Aaron Posner returns to the Rep after his stunning debut
When Mark Clements came to Milwaukee to be artistic director of the Rep, he brought musicals, a charming British accent and Aaron Posner.
A writer and director, Posner was responsible for the Rep's stunning production of "My Name is Asher Lev" in the Stiemke Theater in the fall of 2010. It was the high point of Clements' impressive inaugural season.
Posner adapted Chaim Potok's trenchant novel about the drives and stresses that affect artists, and he directed his muscular script with a spare beauty and an acute visual sensibility. It was simply splendid.
Now Posner is back at the Rep, staging "To Kill a Mockingbird," which opens in the Quadracci Powerhouse Theater Feb. 3. But that's not all.
Clements' introduction of his good friend to Milwaukee theater audiences with "Asher Lev" was the beginning of a growing presence for Posner in Wisconsin. He staged a richly detailed and emotionally vivid production of "The Glass Menagerie" at the American Players Theatre last summer. Posner and the APT had been discussing possible directing projects for several years, and it was coincidental that his first production there came on the heels of his Rep triumph.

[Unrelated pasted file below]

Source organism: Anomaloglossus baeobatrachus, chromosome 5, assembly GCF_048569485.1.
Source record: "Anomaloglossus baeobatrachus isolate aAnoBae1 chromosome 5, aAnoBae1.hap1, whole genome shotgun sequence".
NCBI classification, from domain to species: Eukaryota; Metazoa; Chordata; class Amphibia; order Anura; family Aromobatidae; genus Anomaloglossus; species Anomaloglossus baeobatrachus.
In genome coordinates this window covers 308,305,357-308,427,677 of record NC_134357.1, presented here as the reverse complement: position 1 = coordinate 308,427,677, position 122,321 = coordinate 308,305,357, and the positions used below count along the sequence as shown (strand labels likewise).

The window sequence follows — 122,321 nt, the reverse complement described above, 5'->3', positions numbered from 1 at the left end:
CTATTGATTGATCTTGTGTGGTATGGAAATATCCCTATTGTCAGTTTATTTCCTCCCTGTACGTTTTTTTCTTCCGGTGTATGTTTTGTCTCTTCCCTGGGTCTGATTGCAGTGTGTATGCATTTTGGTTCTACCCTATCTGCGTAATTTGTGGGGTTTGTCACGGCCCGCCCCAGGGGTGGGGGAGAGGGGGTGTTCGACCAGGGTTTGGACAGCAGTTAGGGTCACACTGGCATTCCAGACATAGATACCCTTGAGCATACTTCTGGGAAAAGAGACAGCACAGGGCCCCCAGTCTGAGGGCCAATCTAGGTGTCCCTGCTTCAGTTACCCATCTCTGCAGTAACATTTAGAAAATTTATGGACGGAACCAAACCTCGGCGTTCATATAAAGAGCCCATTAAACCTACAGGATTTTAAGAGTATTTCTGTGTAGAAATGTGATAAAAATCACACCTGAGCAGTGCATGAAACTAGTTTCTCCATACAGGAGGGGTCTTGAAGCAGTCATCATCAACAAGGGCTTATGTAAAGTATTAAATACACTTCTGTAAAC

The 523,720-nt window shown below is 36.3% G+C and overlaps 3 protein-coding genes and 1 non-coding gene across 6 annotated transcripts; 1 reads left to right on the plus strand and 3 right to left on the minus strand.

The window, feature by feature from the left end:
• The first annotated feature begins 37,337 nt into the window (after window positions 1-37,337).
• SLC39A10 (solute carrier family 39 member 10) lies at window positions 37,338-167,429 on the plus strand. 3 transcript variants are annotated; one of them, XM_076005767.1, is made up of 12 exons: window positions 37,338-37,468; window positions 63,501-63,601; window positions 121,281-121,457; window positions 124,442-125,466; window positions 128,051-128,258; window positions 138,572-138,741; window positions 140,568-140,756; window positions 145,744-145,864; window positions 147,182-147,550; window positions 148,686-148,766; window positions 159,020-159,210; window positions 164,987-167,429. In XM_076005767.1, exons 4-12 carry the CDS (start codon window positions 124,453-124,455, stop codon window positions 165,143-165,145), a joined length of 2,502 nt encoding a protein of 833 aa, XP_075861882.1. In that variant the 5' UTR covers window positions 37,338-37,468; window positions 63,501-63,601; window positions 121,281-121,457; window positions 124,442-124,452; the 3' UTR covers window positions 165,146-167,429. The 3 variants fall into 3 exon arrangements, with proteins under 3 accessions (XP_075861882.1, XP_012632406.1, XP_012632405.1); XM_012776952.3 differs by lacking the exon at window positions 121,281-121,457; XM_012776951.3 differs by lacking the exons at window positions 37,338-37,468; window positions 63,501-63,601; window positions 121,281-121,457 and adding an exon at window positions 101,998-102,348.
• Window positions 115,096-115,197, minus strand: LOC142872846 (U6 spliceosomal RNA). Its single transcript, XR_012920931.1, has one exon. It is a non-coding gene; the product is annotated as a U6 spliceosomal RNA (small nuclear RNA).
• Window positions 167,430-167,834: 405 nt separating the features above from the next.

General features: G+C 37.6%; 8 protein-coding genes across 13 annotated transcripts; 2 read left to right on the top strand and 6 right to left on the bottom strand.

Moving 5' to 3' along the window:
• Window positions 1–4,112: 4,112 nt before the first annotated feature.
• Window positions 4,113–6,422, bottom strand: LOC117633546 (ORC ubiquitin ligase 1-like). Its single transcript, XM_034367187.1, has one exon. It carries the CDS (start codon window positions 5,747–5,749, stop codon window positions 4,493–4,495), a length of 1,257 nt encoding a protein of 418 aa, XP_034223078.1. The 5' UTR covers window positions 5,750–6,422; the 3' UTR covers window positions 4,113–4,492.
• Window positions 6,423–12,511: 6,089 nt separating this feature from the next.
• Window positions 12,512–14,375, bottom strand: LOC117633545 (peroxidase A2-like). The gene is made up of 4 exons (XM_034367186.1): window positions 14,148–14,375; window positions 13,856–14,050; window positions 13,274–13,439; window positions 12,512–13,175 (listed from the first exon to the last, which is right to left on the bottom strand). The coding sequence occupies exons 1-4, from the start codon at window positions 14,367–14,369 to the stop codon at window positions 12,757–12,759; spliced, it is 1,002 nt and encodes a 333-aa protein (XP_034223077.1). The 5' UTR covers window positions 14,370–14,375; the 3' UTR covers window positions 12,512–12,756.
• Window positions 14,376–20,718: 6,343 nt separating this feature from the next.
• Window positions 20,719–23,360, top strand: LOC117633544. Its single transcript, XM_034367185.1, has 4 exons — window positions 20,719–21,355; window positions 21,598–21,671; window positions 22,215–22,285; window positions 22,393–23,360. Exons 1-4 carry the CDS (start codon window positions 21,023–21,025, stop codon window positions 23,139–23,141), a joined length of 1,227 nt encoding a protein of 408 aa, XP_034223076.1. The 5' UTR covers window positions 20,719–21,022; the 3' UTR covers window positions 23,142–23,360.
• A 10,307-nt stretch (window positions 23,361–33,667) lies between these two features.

"Over the last two years, I feel like I have fallen into the Wisconsin treasure trove of acting talent," the writer-director recently said before a rehearsal of "To Kill a Mockingbird."
Posner isn't just being polite. Within the past year he has taken APT actors Darragh Kennan and Sarah Day with him to do "The Comedy of Errors" at the Folger Theatre in Washington, D.C. (Kennan) and a new Ken Ludwig farce at the Cleveland Play House (Day).
Back in Milwaukee, In Tandem Theatre is getting in on the Posner party March 2 when it opens a production of his adaptation of another Potok novel, "The Chosen."
There is an irony here. Posner had never worked or been produced in the state before Clements brought him here in 2010, but the writer and director was born in Madison, where his father taught psychology at UW. The family moved to Oregon when young Aaron was a toddler.
Posner does not direct cookie cutter productions. His shows reflect a definite style and vision for the play he is staging.
"A lot of what I am trying to do is reveal by subtraction, not addition," he explained. "I start from asking, why not nothing, why not a bare stage? Why not have the actors wear their own clothes?"
He builds from there. "I wind up with a huge, beautiful, expensive version of a bare stage. It all comes down to the primacy of the story."
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